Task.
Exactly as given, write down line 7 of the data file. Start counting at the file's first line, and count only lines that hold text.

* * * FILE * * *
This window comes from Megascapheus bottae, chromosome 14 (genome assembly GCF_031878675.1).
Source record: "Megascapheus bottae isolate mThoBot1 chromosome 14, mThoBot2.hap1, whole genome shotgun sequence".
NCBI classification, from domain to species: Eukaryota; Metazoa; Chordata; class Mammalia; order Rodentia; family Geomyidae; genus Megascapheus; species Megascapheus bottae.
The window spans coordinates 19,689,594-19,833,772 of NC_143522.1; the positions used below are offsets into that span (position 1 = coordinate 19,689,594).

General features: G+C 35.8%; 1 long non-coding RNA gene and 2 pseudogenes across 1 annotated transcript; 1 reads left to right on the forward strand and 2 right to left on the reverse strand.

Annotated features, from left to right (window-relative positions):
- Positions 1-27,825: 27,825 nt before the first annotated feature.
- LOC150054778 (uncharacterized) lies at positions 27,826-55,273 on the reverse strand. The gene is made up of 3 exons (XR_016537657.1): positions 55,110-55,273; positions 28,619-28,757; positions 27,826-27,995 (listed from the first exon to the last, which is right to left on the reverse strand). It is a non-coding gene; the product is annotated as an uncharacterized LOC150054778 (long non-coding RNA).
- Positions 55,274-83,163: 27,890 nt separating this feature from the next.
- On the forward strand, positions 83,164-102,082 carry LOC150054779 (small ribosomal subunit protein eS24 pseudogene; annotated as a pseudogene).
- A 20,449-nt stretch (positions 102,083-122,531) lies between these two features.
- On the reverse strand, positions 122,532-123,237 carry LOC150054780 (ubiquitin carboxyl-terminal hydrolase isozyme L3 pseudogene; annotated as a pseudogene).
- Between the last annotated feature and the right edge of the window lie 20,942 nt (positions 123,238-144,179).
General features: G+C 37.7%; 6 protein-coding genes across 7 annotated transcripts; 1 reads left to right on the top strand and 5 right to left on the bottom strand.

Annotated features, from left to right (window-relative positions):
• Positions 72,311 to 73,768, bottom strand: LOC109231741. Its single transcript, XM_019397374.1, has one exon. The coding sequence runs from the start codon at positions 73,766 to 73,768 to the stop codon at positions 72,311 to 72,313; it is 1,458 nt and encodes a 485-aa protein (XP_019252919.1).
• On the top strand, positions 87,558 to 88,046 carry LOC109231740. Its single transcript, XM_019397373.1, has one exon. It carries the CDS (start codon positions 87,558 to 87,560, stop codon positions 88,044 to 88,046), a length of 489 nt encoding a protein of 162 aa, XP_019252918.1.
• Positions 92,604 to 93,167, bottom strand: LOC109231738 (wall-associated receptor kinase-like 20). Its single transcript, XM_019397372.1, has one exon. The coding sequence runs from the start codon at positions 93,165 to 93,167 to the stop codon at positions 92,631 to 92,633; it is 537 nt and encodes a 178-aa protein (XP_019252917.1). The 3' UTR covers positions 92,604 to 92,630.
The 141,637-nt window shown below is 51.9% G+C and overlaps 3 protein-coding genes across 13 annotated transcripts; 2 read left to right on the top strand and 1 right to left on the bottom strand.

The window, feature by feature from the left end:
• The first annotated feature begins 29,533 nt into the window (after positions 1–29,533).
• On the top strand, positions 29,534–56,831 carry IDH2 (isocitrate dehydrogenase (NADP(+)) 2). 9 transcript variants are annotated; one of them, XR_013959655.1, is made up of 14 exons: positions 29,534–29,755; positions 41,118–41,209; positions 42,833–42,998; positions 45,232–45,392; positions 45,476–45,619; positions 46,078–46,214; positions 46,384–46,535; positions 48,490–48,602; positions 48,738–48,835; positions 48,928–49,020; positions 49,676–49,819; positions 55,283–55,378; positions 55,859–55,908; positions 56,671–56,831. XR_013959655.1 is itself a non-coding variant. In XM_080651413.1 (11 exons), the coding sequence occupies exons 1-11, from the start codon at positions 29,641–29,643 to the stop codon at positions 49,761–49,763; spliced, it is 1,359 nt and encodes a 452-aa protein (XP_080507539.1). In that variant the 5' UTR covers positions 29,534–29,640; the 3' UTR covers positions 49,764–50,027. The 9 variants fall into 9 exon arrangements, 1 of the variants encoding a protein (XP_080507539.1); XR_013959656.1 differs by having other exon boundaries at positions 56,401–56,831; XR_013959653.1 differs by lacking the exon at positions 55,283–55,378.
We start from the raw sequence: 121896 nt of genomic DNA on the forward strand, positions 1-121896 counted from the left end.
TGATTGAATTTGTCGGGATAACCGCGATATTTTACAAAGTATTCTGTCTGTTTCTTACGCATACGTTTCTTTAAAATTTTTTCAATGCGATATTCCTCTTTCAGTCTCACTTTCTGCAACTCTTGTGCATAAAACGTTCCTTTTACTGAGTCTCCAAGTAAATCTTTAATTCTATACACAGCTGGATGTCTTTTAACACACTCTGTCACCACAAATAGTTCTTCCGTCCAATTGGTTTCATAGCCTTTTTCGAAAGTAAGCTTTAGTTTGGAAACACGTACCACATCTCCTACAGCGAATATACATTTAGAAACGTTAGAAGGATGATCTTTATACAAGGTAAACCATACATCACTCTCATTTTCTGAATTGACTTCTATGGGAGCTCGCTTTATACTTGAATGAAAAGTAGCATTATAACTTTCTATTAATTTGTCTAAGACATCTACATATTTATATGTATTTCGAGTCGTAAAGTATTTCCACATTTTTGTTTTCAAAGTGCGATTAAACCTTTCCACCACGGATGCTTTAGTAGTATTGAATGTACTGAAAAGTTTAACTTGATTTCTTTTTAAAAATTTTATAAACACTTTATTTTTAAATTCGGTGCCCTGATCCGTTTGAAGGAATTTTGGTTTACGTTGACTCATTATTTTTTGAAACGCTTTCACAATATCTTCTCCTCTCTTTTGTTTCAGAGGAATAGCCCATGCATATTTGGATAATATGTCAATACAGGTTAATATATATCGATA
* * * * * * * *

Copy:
- Positions 1-27,825: 27,825 nt before the first annotated feature.